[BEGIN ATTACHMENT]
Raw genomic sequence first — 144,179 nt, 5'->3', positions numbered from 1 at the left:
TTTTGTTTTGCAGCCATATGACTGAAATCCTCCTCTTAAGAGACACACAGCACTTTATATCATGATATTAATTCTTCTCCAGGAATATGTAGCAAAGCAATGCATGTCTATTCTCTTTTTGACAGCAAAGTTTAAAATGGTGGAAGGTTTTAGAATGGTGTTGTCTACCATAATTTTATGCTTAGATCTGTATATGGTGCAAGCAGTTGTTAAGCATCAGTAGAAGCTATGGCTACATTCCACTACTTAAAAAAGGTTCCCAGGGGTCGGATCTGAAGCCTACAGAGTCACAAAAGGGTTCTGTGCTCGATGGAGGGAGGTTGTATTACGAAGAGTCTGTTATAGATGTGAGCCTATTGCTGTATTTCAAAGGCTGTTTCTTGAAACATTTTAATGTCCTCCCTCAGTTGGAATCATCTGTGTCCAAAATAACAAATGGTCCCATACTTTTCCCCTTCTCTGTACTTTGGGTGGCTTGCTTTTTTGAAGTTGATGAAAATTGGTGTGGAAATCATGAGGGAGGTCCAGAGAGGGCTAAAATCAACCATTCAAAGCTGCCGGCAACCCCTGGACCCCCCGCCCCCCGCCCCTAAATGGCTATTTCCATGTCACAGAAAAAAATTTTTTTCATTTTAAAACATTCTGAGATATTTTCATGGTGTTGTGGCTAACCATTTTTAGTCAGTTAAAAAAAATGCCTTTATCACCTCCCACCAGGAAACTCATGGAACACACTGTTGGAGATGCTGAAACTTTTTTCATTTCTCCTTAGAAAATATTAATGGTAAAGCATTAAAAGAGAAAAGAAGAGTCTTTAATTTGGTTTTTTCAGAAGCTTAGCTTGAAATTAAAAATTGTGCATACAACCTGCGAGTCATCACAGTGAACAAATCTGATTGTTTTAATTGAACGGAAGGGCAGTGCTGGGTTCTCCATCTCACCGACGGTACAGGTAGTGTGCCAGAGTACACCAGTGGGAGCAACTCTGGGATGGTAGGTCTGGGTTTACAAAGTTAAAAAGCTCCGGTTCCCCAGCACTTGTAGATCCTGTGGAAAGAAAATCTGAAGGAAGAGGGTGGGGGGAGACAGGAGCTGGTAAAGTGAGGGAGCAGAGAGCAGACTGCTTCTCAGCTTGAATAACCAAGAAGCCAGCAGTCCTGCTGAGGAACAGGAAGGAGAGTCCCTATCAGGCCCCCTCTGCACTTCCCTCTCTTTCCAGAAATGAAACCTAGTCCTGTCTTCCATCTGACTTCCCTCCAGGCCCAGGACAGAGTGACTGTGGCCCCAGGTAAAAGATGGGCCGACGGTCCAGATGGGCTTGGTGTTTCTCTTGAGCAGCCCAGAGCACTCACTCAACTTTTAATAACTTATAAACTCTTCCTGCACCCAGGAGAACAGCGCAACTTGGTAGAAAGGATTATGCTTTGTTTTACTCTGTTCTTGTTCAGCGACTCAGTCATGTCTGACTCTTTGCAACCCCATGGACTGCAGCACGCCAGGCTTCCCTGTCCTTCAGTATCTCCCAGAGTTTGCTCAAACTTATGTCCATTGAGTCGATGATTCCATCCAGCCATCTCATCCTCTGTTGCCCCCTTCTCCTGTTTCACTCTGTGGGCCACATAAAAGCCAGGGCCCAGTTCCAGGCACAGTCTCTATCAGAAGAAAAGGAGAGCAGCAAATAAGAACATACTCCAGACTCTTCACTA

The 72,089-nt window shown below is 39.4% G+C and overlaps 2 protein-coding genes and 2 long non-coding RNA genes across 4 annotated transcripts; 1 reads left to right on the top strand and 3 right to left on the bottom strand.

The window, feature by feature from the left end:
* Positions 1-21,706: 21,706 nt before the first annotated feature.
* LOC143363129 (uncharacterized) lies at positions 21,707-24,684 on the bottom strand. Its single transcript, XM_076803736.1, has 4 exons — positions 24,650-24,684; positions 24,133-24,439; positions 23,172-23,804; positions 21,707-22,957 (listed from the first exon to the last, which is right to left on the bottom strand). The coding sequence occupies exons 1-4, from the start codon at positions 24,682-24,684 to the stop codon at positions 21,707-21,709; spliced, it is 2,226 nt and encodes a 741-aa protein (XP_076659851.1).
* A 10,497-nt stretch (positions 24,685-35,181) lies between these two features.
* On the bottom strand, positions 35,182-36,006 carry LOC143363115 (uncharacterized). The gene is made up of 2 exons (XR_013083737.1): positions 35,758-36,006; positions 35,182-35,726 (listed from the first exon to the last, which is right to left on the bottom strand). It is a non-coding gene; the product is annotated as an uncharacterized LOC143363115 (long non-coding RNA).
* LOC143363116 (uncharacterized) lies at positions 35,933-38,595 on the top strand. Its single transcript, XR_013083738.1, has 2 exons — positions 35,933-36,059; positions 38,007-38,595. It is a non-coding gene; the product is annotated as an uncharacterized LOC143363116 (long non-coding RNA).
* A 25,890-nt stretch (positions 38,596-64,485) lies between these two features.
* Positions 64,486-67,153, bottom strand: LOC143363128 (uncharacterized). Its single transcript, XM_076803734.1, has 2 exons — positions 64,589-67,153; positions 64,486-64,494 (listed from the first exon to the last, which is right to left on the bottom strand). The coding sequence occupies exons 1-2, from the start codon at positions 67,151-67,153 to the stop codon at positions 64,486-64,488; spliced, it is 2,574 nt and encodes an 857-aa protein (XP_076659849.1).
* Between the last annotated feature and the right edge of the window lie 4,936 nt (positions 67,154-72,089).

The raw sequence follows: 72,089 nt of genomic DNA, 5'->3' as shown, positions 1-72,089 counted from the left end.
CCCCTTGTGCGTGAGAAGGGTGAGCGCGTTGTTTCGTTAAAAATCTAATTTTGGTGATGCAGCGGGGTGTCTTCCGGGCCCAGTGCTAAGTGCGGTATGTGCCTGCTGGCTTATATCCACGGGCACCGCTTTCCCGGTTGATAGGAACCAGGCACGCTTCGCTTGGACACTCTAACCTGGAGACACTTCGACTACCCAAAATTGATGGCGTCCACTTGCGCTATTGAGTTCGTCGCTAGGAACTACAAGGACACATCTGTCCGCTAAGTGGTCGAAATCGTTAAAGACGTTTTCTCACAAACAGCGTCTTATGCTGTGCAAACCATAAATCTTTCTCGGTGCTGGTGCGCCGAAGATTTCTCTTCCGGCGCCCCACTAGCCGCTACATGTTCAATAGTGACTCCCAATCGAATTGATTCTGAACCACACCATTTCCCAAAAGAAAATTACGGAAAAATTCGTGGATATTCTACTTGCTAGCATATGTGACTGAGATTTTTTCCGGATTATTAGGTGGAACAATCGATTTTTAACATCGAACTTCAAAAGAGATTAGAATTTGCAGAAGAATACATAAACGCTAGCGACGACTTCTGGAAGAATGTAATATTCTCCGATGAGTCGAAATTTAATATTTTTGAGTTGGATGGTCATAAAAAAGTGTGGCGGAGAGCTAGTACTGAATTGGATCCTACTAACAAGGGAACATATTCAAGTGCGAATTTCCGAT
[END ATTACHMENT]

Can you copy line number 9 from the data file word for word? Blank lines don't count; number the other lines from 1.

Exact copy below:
* LOC143363116 (uncharacterized) lies at positions 35,933-38,595 on the top strand. Its single transcript, XR_013083738.1, has 2 exons — positions 35,933-36,059; positions 38,007-38,595. It is a non-coding gene; the product is annotated as an uncharacterized LOC143363116 (long non-coding RNA).